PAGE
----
Most young people engage in multiple relationships throughout their teenage years. The ensuing breakups (at any age) can be messy, uncomfortable and hurtful. And although “Dear John” letters may be a thing of the past, technology and social media—like texting, Facebook and Twitter—allow messages to live on in cyberspace long after a relationship has ended.
On July 20, 2011, the Boston Public Health Commission, in partnership with Northeastern University’s Urban Public Health program, hosted "Break-Up Summit 2.0," a Start Strong Boston event that brought together young people and youth-serving organizations to discuss, plan and identify strategies to help teens engage in healthy relationship breakups.
Besides workshops, the summit featured an interactive talk show titled "TrueView: Break-Ups in Media" that included a recounting of notable, unhealthy celebrity break-ups in the past few years. The Commission also distributed a series of tools to help teens build healthy relationship and develop conflict resolution skills, which can be downloaded for free at the following links:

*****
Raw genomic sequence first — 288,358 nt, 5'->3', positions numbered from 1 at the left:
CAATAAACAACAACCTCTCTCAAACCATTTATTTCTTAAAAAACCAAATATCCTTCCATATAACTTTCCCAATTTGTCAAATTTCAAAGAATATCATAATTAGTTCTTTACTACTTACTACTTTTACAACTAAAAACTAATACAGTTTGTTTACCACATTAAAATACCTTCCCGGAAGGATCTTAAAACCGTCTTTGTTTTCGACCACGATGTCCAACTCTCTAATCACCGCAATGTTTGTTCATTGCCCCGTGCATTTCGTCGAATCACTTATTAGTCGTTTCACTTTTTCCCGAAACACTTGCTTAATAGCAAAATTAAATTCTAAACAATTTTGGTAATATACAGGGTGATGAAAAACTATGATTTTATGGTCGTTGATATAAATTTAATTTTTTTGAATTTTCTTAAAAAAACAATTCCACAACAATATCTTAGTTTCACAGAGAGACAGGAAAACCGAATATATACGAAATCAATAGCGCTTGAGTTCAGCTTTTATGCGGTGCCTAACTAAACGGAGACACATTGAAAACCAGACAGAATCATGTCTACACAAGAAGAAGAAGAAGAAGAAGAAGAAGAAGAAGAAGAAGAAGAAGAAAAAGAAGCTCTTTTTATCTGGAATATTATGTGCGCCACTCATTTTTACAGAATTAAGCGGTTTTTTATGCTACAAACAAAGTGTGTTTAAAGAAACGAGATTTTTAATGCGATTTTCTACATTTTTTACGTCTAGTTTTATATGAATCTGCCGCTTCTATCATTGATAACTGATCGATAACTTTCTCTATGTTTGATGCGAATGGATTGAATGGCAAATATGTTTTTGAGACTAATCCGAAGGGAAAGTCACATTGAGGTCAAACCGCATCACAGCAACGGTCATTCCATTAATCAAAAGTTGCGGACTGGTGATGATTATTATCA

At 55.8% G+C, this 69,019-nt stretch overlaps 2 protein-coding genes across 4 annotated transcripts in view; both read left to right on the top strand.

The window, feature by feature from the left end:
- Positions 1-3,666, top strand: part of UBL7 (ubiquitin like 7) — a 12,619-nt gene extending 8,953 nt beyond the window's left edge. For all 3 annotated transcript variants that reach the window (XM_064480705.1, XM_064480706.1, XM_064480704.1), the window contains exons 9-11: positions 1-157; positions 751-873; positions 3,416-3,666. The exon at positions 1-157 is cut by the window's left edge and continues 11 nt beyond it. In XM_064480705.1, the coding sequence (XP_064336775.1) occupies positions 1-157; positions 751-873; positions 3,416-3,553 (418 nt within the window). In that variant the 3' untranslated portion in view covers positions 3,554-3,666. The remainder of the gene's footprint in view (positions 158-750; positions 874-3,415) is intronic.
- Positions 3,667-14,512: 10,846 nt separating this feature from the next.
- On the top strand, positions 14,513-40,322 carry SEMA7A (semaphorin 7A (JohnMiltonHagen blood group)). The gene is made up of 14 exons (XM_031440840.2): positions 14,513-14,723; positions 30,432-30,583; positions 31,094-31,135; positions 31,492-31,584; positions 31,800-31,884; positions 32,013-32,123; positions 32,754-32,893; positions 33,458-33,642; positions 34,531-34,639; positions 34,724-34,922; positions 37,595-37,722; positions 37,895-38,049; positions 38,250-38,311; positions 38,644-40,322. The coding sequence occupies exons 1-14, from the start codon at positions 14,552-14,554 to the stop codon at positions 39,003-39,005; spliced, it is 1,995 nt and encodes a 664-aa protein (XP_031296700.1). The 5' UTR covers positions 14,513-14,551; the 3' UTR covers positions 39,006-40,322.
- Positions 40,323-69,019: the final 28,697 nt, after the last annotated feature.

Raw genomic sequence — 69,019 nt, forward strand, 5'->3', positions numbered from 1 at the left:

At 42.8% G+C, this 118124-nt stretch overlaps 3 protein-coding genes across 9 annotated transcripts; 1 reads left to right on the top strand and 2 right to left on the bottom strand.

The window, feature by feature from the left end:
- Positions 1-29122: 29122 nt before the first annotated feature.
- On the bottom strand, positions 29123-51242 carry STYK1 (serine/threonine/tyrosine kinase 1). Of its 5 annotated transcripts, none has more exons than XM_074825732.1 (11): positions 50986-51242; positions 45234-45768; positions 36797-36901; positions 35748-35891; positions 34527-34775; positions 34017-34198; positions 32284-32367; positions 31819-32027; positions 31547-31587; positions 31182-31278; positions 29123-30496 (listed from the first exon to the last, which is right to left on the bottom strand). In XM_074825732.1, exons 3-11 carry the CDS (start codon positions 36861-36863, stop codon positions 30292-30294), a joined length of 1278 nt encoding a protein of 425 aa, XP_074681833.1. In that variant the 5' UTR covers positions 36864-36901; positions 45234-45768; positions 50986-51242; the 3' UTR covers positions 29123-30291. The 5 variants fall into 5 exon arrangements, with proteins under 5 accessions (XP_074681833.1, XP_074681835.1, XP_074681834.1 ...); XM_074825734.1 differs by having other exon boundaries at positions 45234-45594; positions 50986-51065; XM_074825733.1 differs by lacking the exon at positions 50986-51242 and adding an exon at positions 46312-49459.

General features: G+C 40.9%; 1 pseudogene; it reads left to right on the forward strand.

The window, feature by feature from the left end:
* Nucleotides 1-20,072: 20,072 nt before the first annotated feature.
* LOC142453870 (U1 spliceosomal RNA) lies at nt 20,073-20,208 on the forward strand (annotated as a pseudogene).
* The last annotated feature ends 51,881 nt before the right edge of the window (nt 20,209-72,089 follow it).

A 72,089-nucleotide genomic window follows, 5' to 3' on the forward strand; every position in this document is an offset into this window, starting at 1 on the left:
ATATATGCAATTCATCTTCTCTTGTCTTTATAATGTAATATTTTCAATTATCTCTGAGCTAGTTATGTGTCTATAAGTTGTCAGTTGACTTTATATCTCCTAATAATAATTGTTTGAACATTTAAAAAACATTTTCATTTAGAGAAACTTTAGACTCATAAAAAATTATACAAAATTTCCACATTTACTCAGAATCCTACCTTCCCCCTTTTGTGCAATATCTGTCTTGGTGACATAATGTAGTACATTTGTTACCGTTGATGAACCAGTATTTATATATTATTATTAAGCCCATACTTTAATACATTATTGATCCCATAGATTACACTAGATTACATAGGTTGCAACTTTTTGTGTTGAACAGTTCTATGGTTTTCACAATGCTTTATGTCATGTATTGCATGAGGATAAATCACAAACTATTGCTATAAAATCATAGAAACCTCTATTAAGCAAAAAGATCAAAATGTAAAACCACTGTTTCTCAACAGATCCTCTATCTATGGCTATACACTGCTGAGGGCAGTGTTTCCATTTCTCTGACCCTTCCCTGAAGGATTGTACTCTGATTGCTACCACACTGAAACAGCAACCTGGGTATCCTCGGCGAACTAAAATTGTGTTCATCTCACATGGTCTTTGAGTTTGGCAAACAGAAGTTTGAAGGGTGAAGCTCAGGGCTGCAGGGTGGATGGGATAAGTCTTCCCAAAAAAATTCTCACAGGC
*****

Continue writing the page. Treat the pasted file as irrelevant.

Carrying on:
- Breaking-Up is Hard To Do: Ten Tips for Supporting Your Teen – A tool for adults to assess their skills around talking to/helping teens through break-ups
- Healthy Relationship Quiz – A tool to help teens determine if they are in a relationship that they want to stay in
- U R Breaking Up - A tool that uses the cell phone reception bars to help teens think about the best way to be heard/have maximum reception during a break-up
- What Apps Will You Choose? – A tool that uses common cell phone applications to help teens think about their technology choices when going through a break-up
The Boston event was preceded by a first-of-its-kind National Virtual Break-Up Summit on July 14, 2011, where teens from across the country came together online to discuss things like, “When is it safe to break-up?” and “What’s the best way to do it?” Teens from all the 11 Start Strong communities participated in online workshops and shared their best practices and experiences ending relationships.
Both the in-person and online summits represent the latest effort by Start Strong to build teens’ relationship skills by teaching them how to recognize healthy relationships and how to know when it’s time to end a relationship. The concept was conceived by Start Strong Boston, and in 2010, the Boston Public Health Commission hosted its first break-up summit, with more than 200 teens from Greater Boston participating.